In addition, we encourage you to check out the rest of this week’s events, including readings by past contest judge Brian Teare, Martín Espada, Linda Hogan, Roxane Gay, Timothy Donnelly, Dorothea Lasky, and many others. As always, the festival organizers have put together an amazing line-up, and we’re delighted to be in such excellent company.

 

Review: Ancillary Justice by Ann Leckie

Leckie_AncillaryJustice_TP-692x1024Ann Leckie
Ancillary Justice
Orbit Books, 2013
Paperback, $15.00
416 pages

Space opera. A place where you can easily slip into writing more male heroes with maybe one female tag-along who ends up being cool.

In her multiple award-winning debut novel Ancillary Justice, first of a planned trilogy, Ann Leckie shows readers that she isn’t interested in the easy way. Her narrator Breq, later revealed to be a “segment” of a larger AI consciousness that was destroyed twenty years ago, shows us within the first five pages when she says: “She was male.”

Ann Leckie has created a system, an empire, where the language is explicitly non-gendered.   Therefore, all people are “she” unless identified by name. It’s the old idea of why write science fiction if you’re going to keep everything the same? Leckie’s pronoun choice is a subtly radical gesture, one that has you through the book and forgotting the three characters you know are male, are male. And since her created civilization, “Radchaai,” have a name that literally means “civilization,” it’s easy to see her questioning why male is the default and why patriarchy is the only means of setting up civilization.

This take on gender isn’t an essay, though. This is an action-adventure revenge plot, complete with subterfuge, injury, high-tech weapons, and comradery. Throughout Ancillary Justice the characters also take on other questions, such as colonization, the conversion of people into AI machines, and what it means to be divided against oneself. If anything, loss of a sense of self, the idea of fragmenting away from a cohesive whole, might speak most strongly to our problems of women “having it all.” At times, the way the reader is thrown into the world without any prelude can be confusing. But it is worth it, not only for the way that it makes us questions our systems, but also for how it aligns us with Breq, an outsider herself.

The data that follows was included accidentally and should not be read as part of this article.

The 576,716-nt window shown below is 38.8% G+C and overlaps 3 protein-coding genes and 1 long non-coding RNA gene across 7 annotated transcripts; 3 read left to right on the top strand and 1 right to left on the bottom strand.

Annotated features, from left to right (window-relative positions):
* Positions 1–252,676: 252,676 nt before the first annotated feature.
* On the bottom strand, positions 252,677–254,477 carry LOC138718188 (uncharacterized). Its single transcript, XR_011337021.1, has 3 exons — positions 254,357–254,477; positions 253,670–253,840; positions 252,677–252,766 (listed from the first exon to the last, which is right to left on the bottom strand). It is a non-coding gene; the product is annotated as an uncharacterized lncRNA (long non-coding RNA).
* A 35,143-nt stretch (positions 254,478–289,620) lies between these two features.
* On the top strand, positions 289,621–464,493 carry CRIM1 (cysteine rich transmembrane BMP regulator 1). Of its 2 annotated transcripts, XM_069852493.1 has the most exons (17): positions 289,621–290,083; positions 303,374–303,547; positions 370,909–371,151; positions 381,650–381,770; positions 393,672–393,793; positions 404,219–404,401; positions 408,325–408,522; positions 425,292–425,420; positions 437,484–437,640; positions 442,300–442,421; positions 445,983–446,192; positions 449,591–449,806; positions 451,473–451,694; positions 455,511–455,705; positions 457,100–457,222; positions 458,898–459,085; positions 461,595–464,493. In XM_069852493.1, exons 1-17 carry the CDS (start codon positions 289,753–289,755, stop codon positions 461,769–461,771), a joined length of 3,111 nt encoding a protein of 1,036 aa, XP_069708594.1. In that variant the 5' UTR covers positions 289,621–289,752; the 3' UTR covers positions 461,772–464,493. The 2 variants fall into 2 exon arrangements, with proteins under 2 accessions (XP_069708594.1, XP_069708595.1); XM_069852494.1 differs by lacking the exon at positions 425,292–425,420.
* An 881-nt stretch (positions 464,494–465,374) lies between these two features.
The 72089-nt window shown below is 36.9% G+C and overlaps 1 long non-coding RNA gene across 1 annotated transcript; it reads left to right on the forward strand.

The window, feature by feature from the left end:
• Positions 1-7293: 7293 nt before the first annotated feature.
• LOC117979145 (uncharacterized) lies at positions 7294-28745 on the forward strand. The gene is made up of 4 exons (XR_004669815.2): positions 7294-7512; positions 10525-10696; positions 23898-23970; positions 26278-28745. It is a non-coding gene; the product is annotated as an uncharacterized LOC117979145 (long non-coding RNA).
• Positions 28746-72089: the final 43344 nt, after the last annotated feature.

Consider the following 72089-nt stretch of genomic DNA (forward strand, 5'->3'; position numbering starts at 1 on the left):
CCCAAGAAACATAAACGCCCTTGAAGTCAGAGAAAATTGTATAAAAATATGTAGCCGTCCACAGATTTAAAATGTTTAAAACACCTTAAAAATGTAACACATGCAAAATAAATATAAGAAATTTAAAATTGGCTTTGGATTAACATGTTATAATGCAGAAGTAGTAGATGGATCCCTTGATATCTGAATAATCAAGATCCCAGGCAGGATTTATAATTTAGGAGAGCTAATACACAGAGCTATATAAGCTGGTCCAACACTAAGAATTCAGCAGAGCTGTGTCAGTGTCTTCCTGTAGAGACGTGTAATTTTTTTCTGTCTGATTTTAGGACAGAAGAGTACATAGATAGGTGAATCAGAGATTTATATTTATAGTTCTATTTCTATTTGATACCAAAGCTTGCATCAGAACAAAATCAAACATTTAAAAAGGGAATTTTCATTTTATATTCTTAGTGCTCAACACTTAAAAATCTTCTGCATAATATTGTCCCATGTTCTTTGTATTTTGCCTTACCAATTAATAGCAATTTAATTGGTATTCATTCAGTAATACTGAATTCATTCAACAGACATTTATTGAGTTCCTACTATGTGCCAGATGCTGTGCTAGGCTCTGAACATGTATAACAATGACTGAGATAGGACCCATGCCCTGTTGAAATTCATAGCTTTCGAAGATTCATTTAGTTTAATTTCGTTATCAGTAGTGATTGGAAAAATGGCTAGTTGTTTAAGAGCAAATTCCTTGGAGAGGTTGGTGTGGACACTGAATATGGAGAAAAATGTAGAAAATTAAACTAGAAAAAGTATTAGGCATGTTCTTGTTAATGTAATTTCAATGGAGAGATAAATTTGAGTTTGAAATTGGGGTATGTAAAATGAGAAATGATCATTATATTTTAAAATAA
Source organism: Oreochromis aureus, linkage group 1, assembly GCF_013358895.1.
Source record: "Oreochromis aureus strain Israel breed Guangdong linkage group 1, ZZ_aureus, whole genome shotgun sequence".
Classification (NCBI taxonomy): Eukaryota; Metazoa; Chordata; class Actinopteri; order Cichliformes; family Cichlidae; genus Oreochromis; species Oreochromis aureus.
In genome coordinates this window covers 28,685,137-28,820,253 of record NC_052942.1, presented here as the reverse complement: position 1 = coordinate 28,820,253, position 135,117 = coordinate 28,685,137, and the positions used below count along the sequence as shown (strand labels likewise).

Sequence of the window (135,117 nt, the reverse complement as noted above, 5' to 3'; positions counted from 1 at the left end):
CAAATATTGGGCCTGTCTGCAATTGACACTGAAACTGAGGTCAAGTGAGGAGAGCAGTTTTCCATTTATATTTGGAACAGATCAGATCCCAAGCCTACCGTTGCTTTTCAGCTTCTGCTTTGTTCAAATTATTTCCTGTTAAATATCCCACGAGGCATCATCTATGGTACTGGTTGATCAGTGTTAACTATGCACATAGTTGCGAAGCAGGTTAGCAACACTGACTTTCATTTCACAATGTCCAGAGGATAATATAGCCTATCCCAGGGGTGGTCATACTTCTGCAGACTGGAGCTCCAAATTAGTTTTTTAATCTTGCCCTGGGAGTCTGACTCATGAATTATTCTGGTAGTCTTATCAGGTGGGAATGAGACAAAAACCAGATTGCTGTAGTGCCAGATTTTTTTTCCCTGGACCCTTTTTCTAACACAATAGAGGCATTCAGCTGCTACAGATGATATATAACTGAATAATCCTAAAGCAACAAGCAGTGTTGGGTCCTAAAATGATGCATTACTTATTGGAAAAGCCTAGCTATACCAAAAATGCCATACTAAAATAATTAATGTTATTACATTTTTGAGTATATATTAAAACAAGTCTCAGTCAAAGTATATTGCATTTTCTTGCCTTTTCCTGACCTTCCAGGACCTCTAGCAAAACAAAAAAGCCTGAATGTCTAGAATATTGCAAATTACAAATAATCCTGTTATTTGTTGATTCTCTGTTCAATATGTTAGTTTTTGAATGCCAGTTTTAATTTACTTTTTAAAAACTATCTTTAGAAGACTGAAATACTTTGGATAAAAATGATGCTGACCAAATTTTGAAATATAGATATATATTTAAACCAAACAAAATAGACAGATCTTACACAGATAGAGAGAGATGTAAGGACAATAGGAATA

“I saw them all, suddenly, for just a moment, through non-Radchaai eyes, an eddying crowd of unnervingly ambiguously gendered people…Twenty years of habit overtook me, and for an instant I despaired of choosing the right pronouns, the right terms of address. But I didn’t need to do that here. I could drop that worry, that small but annoying weight I had carried all this time. I was home.”

 

 Ancillary Justice, winner of the Nebula and British Science Fiction Awards, is available from Orbit Books.

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Catee Baugh is a Virginian poet now living in Hawaii.  Her work has appeared in ArLiJo and Indigo Ink’s Modern Grimmoire.  In her free time, she can often be found dancing.

Chapbook Review: Baby-Doll Under Ice by Katie Jean Shinkle

babydollundericeKatie Jean Shinkle
Baby-Doll Under Ice
Hyacinth Girl, 2014
Paperback, $6.00

In Katie Jean Shinkle’s brief and beautiful Baby-Doll Under Ice, address to the beloved is equal parts lyric and fable.

Shinkle’s poems navigate a lyrical and often erotic tension between submergence and emergence of the self and the other. Throughout the poems, the speaker/s are not constant in their pronouns and antecedents, pushing the reader to consider unified identity and embodiment. We encounter I, you, she, we, the eponymous beloved Baby-Doll, and a figure called Charlotte, whose organs are dangerous, who might be a shadow of the speaker or the beloved.

While the title and many of the individual poems bear out the conceit of submergence, the poems also dance with the thrill of the reveal, with nakedness and vulnerability. One example of this erotic tension is the poem Baby Doll’s Cry for Help, in which the speaker pleads with the beloved to “come sit next to me:”

no closer still, on my thighs you are
on my chest on my face o Baby-Doll
you are on my hips we are no please

come closer until you are invisible
until you shadow your shadow your
watery shadow until this shadow

Like a fable, in these poems the physical is metaphysical. The body is the site of viscera; the body is the site of metaphor. Organs are fruit, are weapons, and also are just organs. In these lines from “Baby-Doll’s First Examination,” we see the layered truths of the body:

What is right here, fingers beneath

bust line. Here is where we disintegrate,

here is where we burst.

Shinkle uses sonic resonance and recurring image to draw the reader through the whole sequence. These are poems to enjoy in immediate material pleasure, and to unfold over multiple readings in moments of concealment and disclosure.

Baby-Doll Under Ice is available from Hyacinth Girl Press. Look for Katie Jean Shinkle’s upcoming novel Our Prayers After the Fire, available soon from Blue Square Press!